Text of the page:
Philip Ferguson: Could you tell me a bit about your backgrounds?  What was it like growing up in the States in the 1950s and early 1960s?

Barbara Gregorich: I grew up in a small town in Ohio. My mother and father worked in my uncle’s bar as bar tenders until I was ten, then my father worked as a millwright in a steel mill and my mother worked at home. One of my uncles had a dairy farm less than half a mile from our house, and I spent much of my time there, with my cousins. I loved being outdoors and helping with milking and other farm chores. After I graduated from high school I attended Kent State University, which was maybe 35 miles away. I graduated with a degree in American Literature and also one in American History. I received an MA degree from the University of Wisconsin, in Literature, and I did post graduate work at Harvard, in the History of American Civilization.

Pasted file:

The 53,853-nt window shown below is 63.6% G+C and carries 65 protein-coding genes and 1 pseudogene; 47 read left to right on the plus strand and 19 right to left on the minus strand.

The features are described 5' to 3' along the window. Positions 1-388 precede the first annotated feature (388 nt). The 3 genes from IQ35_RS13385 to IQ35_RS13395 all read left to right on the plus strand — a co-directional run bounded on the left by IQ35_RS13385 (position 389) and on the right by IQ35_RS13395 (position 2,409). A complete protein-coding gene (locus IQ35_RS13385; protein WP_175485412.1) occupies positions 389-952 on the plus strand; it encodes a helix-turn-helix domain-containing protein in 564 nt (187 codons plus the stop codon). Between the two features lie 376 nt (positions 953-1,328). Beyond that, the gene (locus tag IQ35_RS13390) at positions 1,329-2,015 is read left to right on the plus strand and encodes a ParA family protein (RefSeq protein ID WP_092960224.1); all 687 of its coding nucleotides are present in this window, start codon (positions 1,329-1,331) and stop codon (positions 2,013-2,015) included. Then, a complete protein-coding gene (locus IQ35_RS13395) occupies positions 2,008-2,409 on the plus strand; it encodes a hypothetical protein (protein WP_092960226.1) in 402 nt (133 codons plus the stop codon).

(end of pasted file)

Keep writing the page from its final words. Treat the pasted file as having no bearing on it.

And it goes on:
I worked as an Instructor of English at Kent State University and Cuyahoga Community College while living in Cleveland, Ohio. Then Phil and I moved to Boston and I worked as a typesetter, first for a small job shop, then at the Boston Globe. We moved to Chicago, Illinois, and I worked as a typesetter for the Chicago Tribune, then as a postal letter carrier for the U.S. Post Office. I had always wanted to be either a baseball player or a writer. Baseball is closed to women, so I became a writer. In 1979 I went freelance,  which I’ve been to this day.

download (3)What it was like growing up in the States during the 1950s and 1960s is an interesting question, because of course one doesn’t think, “I’m growing up in the ’50s . . . and now I’ve transitioned to the ’60s!” But a person is definitely aware of the characteristics of the decade he/she grows up in, if not at the moment, then in retrospect, or in contrast to the next decade. Living in the 1950s, I was aware that I didn’t like many things about society. I hated fashion, especially as it applied to girls and women. I hated petticoats and crinolines, the latter “required” for the felted poodle skirts fashion of my junior-high years. I hated popcorn socks and pencil skirts and I refused to put my hair in curlers: torture!